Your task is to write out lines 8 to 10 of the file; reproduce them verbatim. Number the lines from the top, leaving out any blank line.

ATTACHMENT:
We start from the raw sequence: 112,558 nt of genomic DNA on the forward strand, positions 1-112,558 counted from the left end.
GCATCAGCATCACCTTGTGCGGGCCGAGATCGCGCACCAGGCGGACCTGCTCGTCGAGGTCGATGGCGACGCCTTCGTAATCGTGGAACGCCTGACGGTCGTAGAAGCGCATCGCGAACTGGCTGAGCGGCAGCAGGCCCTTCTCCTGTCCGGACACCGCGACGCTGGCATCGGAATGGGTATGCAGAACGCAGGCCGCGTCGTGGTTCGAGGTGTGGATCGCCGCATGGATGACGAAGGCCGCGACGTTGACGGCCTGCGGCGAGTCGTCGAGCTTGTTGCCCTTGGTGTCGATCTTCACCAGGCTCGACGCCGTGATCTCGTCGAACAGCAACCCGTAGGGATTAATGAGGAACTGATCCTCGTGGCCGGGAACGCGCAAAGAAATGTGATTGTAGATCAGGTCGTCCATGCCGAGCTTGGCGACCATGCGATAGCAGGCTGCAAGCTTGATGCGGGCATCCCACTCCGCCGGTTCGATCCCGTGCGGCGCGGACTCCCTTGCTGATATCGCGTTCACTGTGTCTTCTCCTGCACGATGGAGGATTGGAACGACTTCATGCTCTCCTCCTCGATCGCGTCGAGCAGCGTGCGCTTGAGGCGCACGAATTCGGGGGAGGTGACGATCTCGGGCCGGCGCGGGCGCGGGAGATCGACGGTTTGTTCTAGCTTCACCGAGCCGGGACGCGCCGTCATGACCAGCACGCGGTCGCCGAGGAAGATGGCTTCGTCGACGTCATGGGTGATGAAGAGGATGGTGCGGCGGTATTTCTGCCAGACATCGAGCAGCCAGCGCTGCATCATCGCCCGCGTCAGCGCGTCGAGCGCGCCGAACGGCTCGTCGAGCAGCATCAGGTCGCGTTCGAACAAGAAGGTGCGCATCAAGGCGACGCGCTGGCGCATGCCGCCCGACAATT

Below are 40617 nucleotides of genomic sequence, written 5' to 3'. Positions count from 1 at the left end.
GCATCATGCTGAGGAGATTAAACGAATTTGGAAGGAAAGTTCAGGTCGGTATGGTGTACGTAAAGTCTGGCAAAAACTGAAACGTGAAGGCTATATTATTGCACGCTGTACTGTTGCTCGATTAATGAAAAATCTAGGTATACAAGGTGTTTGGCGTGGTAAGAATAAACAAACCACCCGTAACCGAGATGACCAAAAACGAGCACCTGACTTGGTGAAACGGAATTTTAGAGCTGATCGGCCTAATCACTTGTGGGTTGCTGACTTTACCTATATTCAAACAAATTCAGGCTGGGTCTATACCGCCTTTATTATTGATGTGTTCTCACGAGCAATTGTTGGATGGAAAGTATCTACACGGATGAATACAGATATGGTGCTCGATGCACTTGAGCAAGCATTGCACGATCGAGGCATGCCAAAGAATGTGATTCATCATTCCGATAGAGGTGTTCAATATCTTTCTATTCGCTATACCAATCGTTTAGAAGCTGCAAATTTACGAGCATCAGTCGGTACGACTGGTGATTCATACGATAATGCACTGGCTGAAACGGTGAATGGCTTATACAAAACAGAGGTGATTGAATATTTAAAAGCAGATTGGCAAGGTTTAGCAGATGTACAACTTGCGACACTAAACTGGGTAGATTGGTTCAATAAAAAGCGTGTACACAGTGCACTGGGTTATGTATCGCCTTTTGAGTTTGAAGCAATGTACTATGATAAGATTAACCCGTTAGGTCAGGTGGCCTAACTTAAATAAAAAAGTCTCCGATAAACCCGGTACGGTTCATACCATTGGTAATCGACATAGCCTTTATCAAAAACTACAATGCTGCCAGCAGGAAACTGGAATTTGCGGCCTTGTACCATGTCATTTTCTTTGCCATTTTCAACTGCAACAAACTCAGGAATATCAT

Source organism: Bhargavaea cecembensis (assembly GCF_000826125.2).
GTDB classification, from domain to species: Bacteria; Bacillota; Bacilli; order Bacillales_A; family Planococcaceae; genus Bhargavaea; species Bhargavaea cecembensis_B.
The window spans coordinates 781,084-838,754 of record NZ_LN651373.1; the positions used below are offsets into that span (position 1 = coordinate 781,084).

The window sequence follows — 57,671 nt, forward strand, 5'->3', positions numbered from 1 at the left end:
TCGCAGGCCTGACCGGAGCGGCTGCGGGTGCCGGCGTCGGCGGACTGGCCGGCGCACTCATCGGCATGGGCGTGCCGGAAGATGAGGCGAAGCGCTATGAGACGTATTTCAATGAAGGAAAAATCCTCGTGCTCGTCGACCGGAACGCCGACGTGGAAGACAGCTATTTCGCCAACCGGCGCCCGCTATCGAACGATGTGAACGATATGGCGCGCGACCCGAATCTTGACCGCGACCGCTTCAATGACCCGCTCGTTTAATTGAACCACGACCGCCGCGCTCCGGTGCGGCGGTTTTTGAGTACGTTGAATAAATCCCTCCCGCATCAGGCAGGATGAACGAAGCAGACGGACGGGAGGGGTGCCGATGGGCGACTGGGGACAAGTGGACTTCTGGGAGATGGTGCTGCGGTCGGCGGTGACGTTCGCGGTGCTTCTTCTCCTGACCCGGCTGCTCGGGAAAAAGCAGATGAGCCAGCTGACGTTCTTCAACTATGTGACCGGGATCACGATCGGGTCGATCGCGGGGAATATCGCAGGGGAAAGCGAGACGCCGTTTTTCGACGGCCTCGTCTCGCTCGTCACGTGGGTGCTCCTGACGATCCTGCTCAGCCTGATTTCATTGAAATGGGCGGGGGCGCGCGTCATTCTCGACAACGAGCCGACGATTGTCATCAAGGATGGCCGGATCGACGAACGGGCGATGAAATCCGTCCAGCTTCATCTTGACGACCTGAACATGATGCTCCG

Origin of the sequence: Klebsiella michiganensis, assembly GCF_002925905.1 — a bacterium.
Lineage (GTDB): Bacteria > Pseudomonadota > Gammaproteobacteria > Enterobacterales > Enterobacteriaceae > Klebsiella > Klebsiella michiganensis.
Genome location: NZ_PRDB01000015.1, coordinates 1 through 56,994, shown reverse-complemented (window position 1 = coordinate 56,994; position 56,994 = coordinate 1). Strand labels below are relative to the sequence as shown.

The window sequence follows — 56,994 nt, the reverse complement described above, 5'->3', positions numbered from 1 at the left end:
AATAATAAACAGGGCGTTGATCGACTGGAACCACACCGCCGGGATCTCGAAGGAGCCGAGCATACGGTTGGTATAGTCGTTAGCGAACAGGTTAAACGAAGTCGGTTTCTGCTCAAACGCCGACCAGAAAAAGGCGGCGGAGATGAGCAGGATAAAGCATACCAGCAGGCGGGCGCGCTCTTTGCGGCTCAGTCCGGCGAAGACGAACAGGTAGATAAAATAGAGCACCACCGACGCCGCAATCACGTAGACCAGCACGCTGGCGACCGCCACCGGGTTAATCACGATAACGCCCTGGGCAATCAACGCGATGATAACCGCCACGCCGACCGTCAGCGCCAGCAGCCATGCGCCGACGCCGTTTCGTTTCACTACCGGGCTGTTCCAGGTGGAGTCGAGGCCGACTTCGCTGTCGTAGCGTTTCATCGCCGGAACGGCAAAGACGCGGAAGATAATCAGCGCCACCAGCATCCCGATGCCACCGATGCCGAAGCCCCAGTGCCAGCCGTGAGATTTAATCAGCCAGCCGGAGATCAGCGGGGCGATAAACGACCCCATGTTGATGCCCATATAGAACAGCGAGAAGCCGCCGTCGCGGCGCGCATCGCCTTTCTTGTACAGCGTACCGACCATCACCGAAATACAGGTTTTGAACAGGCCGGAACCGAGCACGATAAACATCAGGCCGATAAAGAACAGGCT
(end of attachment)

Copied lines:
The window sequence follows — 57,671 nt, forward strand, 5'->3', positions numbered from 1 at the left end:
TCGCAGGCCTGACCGGAGCGGCTGCGGGTGCCGGCGTCGGCGGACTGGCCGGCGCACTCATCGGCATGGGCGTGCCGGAAGATGAGGCGAAGCGCTATGAGACGTATTTCAATGAAGGAAAAATCCTCGTGCTCGTCGACCGGAACGCCGACGTGGAAGACAGCTATTTCGCCAACCGGCGCCCGCTATCGAACGATGTGAACGATATGGCGCGCGACCCGAATCTTGACCGCGACCGCTTCAATGACCCGCTCGTTTAATTGAACCACGACCGCCGCGCTCCGGTGCGGCGGTTTTTGAGTACGTTGAATAAATCCCTCCCGCATCAGGCAGGATGAACGAAGCAGACGGACGGGAGGGGTGCCGATGGGCGACTGGGGACAAGTGGACTTCTGGGAGATGGTGCTGCGGTCGGCGGTGACGTTCGCGGTGCTTCTTCTCCTGACCCGGCTGCTCGGGAAAAAGCAGATGAGCCAGCTGACGTTCTTCAACTATGTGACCGGGATCACGATCGGGTCGATCGCGGGGAATATCGCAGGGGAAAGCGAGACGCCGTTTTTCGACGGCCTCGTCTCGCTCGTCACGTGGGTGCTCCTGACGATCCTGCTCAGCCTGATTTCATTGAAATGGGCGGGGGCGCGCGTCATTCTCGACAACGAGCCGACGATTGTCATCAAGGATGGCCGGATCGACGAACGGGCGATGAAATCCGTCCAGCTTCATCTTGACGACCTGAACATGATGCTCCG

Origin of the sequence: Klebsiella michiganensis, assembly GCF_002925905.1 — a bacterium.